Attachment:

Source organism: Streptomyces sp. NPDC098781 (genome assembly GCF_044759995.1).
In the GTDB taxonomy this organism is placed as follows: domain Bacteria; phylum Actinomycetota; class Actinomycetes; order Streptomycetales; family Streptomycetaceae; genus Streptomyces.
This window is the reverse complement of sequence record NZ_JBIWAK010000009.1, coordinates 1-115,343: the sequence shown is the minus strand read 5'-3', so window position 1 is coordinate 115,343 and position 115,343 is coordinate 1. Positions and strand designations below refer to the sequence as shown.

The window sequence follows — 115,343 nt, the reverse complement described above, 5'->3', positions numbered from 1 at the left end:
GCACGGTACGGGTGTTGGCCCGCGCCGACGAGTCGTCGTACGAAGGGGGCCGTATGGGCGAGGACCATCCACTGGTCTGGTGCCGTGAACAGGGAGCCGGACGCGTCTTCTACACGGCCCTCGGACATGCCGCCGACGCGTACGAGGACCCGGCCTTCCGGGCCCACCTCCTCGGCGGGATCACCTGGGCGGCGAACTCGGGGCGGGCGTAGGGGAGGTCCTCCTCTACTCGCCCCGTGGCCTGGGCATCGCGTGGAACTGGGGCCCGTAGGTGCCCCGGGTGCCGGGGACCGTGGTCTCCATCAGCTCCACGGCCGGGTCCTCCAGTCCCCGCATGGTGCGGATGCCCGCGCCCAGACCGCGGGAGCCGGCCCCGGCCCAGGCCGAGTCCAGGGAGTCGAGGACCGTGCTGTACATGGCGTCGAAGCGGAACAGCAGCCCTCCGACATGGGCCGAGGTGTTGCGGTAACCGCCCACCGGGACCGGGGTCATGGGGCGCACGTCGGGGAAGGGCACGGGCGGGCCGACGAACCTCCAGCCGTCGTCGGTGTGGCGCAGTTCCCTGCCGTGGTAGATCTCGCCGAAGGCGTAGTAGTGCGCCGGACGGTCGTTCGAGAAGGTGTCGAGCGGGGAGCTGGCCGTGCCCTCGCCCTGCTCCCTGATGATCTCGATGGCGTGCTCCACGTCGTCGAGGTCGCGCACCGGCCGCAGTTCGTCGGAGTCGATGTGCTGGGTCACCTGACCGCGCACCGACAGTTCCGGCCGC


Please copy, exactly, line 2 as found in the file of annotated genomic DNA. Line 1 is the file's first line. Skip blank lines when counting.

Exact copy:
In the GTDB taxonomy this organism is placed as follows: domain Bacteria; phylum Actinomycetota; class Actinomycetes; order Streptomycetales; family Streptomycetaceae; genus Streptomyces.